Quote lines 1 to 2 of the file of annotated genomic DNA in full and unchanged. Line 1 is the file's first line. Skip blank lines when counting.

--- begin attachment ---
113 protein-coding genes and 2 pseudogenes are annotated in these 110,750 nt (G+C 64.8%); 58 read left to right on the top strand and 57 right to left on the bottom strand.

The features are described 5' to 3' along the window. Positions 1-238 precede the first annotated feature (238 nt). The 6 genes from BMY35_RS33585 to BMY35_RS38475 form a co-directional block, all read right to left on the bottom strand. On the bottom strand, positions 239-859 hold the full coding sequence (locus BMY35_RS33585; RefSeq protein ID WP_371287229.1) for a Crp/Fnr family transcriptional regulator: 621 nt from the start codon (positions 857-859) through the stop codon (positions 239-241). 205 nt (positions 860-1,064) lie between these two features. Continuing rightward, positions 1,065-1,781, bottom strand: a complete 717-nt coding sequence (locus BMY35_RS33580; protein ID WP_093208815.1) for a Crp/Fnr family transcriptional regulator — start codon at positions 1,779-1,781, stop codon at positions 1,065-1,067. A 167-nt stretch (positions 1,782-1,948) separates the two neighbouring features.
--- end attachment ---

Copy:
113 protein-coding genes and 2 pseudogenes are annotated in these 110,750 nt (G+C 64.8%); 58 read left to right on the top strand and 57 right to left on the bottom strand.

The features are described 5' to 3' along the window. Positions 1-238 precede the first annotated feature (238 nt). The 6 genes from BMY35_RS33585 to BMY35_RS38475 form a co-directional block, all read right to left on the bottom strand. On the bottom strand, positions 239-859 hold the full coding sequence (locus BMY35_RS33585; RefSeq protein ID WP_371287229.1) for a Crp/Fnr family transcriptional regulator: 621 nt from the start codon (positions 857-859) through the stop codon (positions 239-241). 205 nt (positions 860-1,064) lie between these two features. Continuing rightward, positions 1,065-1,781, bottom strand: a complete 717-nt coding sequence (locus BMY35_RS33580; protein ID WP_093208815.1) for a Crp/Fnr family transcriptional regulator — start codon at positions 1,779-1,781, stop codon at positions 1,065-1,067. A 167-nt stretch (positions 1,782-1,948) separates the two neighbouring features.